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The morning after the Golden Globe Awards, SAG-AFTRA revealed its nominations for the 29th SAG Awards, and though there were far fewer categories, there were considerably more surprises.
It wasn’t that surprising, but is noteworthy nonetheless, that both The Banshees of Inisherin and Everything Everywhere All at Once led the film field with a highly impressive five nominations each — both landed a highly coveted ensemble nom, plus four individual acting noms, including Barry Keoghan for Banshees and Stephanie Hsu for Everything, who were thought to be very much on the bubble. After these SAG Awards showings, there is no question that these two films are top-tier Oscar contenders, as well.
A little harder to decipher: the guild’s feelings about one of Tuesday night’s big winners, Steven Spielberg’s The Fabelmans. It scored noms for its ensemble nom and supporting actor Paul Dano, but not for Dano’s fellow supporting actor hopeful Judd Hirsch, and, even more notably, not for lead actress Michelle Williams. As great as Williams is in the film, I think she may have really hurt her prospects by electing to campaign as a lead actress in a year in which that category is just stacked.
Babylon and Women Talking also landed ensemble noms, which they both desperately needed to remain in the conversation. It’s a little weird, though, that SAG’s nominating committee liked the films enough to nominate their casts, but not enough to find room for, say, Babylon’s Margot Robbie or Brad Pitt or Women Talking’s Jessie Buckley or Claire Foy.
Netflix, which is working this season without the sort of top-tier contenders to which it is accustomed, certainly had plenty of cause to celebrate on Wednesday morning. The streamer missed an expected nom for Glass Onion: A Knives Out Mystery, which had to hurt, and a hoped-for supporting actress nom for that film’s standout, Janelle Monáe — but it did score three far-from-assured individual acting noms that have injected new life into those people’s Oscar campaigns: Hustle’s Adam Sandler for best actor, Blonde’s Ana de Armas for best actress and The Good Nurse’s Eddie Redmayne for best supporting actor. This should serve as a reminder that nom-com members, as much as anyone else, appreciate and take advantage of the convenience of watching a movie on the service.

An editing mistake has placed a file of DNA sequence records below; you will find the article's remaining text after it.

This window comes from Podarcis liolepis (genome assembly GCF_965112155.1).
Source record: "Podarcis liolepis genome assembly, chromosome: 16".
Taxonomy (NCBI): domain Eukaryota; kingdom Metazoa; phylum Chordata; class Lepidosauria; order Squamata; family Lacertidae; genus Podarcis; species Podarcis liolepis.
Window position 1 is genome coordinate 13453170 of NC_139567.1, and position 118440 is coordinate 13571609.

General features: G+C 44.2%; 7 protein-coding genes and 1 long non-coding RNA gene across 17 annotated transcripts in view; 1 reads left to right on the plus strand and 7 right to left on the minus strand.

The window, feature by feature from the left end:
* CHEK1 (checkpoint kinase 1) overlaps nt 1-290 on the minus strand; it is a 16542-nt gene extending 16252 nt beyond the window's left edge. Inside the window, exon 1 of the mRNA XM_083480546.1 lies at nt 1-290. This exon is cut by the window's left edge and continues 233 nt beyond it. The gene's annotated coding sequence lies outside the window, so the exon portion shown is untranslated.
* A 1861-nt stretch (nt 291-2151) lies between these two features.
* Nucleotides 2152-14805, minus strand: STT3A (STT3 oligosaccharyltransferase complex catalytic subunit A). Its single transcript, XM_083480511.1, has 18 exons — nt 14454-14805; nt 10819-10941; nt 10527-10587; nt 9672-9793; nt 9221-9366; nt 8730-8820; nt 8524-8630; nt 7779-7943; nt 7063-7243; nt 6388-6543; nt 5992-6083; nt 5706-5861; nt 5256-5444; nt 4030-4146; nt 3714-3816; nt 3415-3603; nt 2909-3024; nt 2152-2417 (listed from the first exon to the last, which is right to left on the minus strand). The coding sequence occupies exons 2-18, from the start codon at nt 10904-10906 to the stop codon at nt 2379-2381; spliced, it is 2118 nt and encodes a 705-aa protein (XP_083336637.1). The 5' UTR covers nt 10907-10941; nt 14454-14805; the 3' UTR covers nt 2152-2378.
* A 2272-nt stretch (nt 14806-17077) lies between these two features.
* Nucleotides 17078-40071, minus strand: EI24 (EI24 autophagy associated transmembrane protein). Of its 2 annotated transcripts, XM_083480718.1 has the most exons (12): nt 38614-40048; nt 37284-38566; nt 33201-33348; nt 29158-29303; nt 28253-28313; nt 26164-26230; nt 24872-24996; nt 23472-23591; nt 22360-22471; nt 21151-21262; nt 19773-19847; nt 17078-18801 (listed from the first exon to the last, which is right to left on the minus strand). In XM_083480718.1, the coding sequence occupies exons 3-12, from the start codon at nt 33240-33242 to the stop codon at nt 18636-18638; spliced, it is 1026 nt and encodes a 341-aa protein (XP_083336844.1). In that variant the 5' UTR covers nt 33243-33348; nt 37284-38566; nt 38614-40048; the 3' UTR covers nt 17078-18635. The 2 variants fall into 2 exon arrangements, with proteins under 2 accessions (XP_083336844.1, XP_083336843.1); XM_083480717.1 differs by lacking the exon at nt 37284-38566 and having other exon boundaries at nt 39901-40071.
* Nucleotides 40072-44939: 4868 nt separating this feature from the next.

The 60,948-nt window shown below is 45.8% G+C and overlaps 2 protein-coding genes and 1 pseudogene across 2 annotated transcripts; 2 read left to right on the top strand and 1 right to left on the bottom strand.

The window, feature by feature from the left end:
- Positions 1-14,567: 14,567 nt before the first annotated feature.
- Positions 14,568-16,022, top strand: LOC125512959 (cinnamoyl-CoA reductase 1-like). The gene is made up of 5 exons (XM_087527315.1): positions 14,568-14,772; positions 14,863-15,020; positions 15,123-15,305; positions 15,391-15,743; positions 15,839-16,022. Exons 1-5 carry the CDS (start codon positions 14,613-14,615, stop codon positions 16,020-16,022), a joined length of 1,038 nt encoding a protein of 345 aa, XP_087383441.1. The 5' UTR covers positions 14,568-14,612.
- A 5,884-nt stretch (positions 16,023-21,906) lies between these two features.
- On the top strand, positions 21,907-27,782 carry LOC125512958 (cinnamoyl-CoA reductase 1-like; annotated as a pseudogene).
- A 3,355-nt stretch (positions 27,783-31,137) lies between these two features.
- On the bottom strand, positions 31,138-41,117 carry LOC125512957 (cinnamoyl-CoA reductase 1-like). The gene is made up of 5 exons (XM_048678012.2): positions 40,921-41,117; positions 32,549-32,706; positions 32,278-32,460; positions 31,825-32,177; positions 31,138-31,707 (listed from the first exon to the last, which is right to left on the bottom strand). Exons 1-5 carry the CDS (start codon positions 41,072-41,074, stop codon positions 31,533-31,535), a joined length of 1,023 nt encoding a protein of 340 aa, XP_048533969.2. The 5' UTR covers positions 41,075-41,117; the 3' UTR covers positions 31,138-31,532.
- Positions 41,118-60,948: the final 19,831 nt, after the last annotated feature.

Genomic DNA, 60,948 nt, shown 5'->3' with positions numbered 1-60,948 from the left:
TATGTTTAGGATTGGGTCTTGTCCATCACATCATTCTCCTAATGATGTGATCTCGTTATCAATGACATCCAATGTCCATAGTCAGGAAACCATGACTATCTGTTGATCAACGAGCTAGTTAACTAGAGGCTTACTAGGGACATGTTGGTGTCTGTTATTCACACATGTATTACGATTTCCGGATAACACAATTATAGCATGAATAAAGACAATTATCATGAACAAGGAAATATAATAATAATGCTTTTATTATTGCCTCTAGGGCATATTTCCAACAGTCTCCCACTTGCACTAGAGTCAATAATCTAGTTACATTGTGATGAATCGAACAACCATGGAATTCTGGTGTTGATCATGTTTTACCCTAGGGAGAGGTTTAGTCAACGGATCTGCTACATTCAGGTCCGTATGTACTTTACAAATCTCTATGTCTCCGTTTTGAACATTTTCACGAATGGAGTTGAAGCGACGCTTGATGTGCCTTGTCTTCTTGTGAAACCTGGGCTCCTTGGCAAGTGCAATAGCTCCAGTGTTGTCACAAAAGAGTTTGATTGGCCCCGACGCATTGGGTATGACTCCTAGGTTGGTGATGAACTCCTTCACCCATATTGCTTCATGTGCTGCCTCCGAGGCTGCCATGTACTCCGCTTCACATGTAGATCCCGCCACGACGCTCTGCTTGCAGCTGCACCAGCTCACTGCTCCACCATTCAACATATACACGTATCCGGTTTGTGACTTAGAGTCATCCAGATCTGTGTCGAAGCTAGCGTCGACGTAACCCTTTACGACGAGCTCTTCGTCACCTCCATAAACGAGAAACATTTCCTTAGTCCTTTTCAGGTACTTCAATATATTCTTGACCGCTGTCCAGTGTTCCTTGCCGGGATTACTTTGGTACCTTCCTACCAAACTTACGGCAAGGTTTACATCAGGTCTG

Other notable inclusions: The Whale was recognized not just in the best actor category, for Brendan Fraser, but also in the best supporting actress category, for Hong Chau (who SAG-AFTRA also got behind five years ago for her turn in Downsizing); The Woman King’s Viola Davis landed a best actress nom, even as the distinguished ensemble of which she was a part was passed over; and Danielle Deadwyler, whose performance in Till was overlooked by the Globes, was highlighted by the guild.
As far as omissions, it’s interesting to me that the nom-com basically took a pass on the year’s biggest blockbuster contenders, awarding not a single nom — at least outside of the best stunts category — to Top Gun: Maverick or Avatar: The Way of Water, the two biggest hits of the season. Also notably MIA on Tuesday and in dire need of a rebound: Triangle of Sadness’ supporting actress Dolly De Leon, Empire of Light’s lead actress Olivia Colman, Tár’s supporting actress Nina Hoss and Causeway’s lead actress Jennifer Lawrence and supporting actor Brian Tyree Henry.
The next time to shine for many of the aforementioned films and people will be on Sunday night when the Critics Choice Association holds the 28th Critics Choice Awards.
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Writers Guild of America